If the hospital stopped with the first why, the orthopedic surgeons would just operate on a different day. If the hospital had stopped with the second why, the orthopedic surgeons would just do surgeries other than knee replacements. If the hospital stopped with the third why, Dr. Smith would start doing hip replacements rather than knee replacements. If the hospital stopped with the fourth why, Dr. Smith would have breaks in 2 pairs of gloves instead of just 1 pair of gloves. In all four of these situations, there would have been no effect on the hospital’s post-op surgical infection rate. It is only when the hospital gets to the fifth why that the infection rate actually drops. Now let’s see how we can apply the 5 whys to the problem of abortion.

Abortion and the 5 whys

Just about every American, both conservative and liberal, will agree that we do too many abortions in the U.S. In 2020, there were 930,160 abortions performed in the U.S. To put this number in perspective, there were 350,000 COVID deaths in the U.S. in 2020, the first year of the pandemic. In other words, there were more than two and a half times more abortions than COVID deaths. Overall, 20.6% of all pregnancies ended in abortion and one out of every four American women has had an abortion at some time in her life. So our challenge is to reduce the number of abortions and to do that, we need to do a root cause analysis. So, let’s apply the 5 whys to the problem of abortion in the United States.

If we only ask the most superficial why, we determine that we have a lot of abortions in the U.S. because organizations like Planned Parenthood offer abortion services. When the U.S. was living in the era of Roe v. Wade, this was the approach taken by those opposed to abortion. Conservative states prohibited public funds to be used for abortion and created laws to make it as hard as possible for organizations like Planned Parenthood to perform abortions. But the 930,160 abortions performed in the United States in 2020 indicates pretty clearly that stopping at the first why did not significantly reduce the number of abortions in our country. So, let’s ask a second why:

With the Supreme Court ruling on Dobbs v. Jackson Women’s Health Organization a year ago, those opposed to abortion focused on the second why. The result is that many states have passed or plan to pass laws making it illegal for doctors to perform abortion in most situations. These laws will certainly stop doctors from performing abortions but they will not stop women from pharmacologically inducing abortions on their own and these laws will most certainly not get at the root cause. Now let’s see what happens at the third why:

Here, we find that the doctors were not actively seeking women to convince them to have abortions. Instead, the women were seeking the doctors and requesting abortions. If we stop with this why, then the solution is to make it illegal for a woman to have an abortion. This would not prevent some women from pharmacologically inducing an abortion on their own. For example by buying misoprostol on the street the way people by cocaine on the street or by taking a high dose of FDA-approved drugs like methotrexate or non-steroidal anti-inflammatory drugs. State laws making it illegal for a woman to willingly undergo an abortion will not eliminate abortion any more than laws making marijuana illegal has stopped marijuana use. Such state laws also would not stop women from traveling to another state to get an abortion where it is legal. What about the fourth why:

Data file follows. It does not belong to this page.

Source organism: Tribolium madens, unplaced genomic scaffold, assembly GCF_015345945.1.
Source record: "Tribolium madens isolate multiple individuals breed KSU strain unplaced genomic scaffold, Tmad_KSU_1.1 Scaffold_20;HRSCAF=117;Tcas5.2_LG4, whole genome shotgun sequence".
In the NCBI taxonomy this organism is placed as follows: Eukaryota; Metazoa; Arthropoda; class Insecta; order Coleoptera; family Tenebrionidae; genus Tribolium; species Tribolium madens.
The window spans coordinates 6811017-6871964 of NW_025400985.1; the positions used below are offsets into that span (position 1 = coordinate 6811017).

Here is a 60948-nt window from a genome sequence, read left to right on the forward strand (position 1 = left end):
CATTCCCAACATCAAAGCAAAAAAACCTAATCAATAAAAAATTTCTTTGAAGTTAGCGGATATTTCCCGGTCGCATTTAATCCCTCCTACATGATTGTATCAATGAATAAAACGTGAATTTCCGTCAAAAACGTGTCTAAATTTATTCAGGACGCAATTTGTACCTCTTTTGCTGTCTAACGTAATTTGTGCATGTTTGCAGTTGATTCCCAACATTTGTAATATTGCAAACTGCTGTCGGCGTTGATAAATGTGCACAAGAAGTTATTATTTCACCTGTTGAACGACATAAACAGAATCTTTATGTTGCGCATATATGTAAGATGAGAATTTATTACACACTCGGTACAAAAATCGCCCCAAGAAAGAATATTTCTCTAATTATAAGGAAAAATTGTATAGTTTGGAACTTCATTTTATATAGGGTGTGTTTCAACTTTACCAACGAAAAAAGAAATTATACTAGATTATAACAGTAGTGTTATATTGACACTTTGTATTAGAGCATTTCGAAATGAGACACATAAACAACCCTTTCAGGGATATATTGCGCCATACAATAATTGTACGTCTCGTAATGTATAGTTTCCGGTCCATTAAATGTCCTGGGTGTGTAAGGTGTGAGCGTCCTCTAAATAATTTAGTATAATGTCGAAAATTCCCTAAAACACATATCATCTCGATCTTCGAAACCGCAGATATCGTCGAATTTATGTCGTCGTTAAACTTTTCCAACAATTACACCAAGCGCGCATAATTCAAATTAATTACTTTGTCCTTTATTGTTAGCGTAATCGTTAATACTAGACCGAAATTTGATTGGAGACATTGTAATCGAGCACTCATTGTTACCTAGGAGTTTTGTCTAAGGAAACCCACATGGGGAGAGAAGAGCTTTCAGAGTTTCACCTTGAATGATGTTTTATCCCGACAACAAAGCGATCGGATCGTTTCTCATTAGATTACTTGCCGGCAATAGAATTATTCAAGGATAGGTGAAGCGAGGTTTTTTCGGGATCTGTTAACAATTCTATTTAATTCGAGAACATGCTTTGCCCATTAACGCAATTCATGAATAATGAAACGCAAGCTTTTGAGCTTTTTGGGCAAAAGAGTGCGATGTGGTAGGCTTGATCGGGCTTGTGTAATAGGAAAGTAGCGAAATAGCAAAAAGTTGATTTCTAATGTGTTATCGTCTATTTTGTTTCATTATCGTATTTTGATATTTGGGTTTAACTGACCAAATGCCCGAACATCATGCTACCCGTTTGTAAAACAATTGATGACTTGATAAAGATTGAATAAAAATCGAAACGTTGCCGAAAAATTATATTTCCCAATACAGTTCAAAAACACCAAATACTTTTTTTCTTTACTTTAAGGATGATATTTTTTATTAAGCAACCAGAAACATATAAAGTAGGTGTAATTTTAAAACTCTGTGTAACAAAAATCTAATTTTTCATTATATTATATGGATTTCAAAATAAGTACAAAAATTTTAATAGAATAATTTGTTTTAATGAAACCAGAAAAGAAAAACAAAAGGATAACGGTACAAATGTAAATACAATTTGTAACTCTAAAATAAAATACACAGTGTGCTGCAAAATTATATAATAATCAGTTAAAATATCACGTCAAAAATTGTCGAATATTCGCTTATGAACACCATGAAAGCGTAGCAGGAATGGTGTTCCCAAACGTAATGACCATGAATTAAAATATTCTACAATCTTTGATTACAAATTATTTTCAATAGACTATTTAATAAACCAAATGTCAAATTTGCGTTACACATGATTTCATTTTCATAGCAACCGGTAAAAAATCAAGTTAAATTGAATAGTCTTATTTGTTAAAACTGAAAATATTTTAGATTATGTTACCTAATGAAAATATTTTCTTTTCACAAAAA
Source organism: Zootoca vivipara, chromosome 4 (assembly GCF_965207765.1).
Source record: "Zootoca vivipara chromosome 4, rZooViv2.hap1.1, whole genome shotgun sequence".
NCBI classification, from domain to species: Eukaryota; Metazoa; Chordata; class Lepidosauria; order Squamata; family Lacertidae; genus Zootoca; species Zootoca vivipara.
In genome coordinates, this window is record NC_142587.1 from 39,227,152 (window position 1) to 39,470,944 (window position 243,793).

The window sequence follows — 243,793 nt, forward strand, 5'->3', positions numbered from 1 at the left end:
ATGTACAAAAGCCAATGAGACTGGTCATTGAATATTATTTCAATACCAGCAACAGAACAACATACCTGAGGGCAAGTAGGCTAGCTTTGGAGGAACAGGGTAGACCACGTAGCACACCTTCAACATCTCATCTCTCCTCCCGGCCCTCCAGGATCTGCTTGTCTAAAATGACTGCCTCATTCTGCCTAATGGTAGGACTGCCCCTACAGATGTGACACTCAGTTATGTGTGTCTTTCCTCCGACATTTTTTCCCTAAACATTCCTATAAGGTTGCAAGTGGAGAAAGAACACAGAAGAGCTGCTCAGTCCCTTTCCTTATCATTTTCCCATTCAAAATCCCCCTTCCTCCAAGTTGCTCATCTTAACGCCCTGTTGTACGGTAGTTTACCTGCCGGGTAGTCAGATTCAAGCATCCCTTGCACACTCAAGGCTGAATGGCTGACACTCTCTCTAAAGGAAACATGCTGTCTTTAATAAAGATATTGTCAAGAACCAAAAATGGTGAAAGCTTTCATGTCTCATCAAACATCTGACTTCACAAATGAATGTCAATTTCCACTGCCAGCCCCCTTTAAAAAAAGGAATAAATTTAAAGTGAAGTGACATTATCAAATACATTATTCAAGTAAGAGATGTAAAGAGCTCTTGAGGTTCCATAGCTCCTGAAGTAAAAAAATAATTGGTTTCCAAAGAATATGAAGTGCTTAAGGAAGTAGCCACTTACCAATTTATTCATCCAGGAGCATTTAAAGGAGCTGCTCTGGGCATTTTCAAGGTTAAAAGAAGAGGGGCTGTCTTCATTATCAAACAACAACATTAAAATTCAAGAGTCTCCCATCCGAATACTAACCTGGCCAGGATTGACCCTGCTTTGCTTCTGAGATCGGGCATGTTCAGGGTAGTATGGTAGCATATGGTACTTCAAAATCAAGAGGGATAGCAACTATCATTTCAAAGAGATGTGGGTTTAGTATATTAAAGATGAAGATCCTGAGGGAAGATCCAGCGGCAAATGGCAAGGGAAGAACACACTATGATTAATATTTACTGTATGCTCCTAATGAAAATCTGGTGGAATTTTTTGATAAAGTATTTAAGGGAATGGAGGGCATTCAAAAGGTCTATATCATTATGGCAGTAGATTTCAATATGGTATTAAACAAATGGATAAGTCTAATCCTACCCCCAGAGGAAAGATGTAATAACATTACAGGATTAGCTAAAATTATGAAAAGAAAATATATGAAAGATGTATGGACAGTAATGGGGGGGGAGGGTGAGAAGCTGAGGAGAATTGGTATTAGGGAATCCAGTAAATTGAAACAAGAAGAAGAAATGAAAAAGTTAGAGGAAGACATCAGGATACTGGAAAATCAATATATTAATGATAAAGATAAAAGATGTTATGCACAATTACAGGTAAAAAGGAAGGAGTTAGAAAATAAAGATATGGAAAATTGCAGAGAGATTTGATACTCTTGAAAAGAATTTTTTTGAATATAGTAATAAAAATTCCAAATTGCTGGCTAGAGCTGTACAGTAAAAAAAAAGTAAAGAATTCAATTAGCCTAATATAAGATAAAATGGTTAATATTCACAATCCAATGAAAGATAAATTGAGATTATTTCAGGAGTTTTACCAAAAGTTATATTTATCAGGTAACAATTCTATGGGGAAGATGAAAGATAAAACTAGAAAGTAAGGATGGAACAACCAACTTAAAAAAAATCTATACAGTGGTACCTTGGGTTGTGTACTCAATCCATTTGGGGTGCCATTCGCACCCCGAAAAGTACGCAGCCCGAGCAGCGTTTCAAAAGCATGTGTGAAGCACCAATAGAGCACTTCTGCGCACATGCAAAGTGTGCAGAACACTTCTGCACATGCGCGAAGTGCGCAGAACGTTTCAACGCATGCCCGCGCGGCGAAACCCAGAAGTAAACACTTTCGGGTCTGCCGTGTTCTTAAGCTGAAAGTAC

Now we find that America’s abortion problem is actually an unwanted pregnancy problem. If we stop with the fourth why, then the solution would seem to be to tell women and men that it is illegal or immoral to have sexual intercourse unless they are married and are doing it in an attempt to have children. The Catholic Church has been trying this tactic for nearly 2,000 years and it hasn’t worked yet. I can confidently say with 100% certainty that telling people in their teens and 20’s that they can’t have sex outside of marriage will not work. You can’t stop people from having sex any more than you can stop the sun from rising. So let’s look at the fifth why:

Now we see that abortions are performed because of unwanted pregnancies that in turn resulted because adequate birth control methods were not used and because of a lack of sex education. And where do many women (particularly low income women and teenage girls) go to get birth control? …Planned Parenthood. In addition, organizations such as Planned Parenthood provide free community sex education and this fills an unmet need in those communities that lack effective sex education in their schools – either because of state laws or school board decisions in the case of public schools or religious doctrines in the case of private schools.

The economics of abortion

If we approach abortion from an economic viewpoint, it all comes down to supply and demand. Focusing on laws that penalize doctors from performing abortion or penalize women from having an abortion is supply-side economics. If social conservatives really want to reduce the number of abortions, then it is necessary to focus on demand-side economics. And that means finding ways to reduce unwanted pregnancies and redirecting efforts to address the fifth why. So, what should pragmatic conservatives do to really make a difference in the number of abortions performed in the United States?

  1. Restore effective sex education in schools. Avoiding talking about sex with teenagers in schools and banning books about sex in libraries will only increase unwanted pregnancies. Similarly, teaching that abstinence is the only way to get to heaven in our private schools is out of touch with reality. Sure, it would be nice if every parent had “the talk” with each of their children at age 12 but history has proven that this just does not always happen. Schools are the only realistic venue for universal sex education.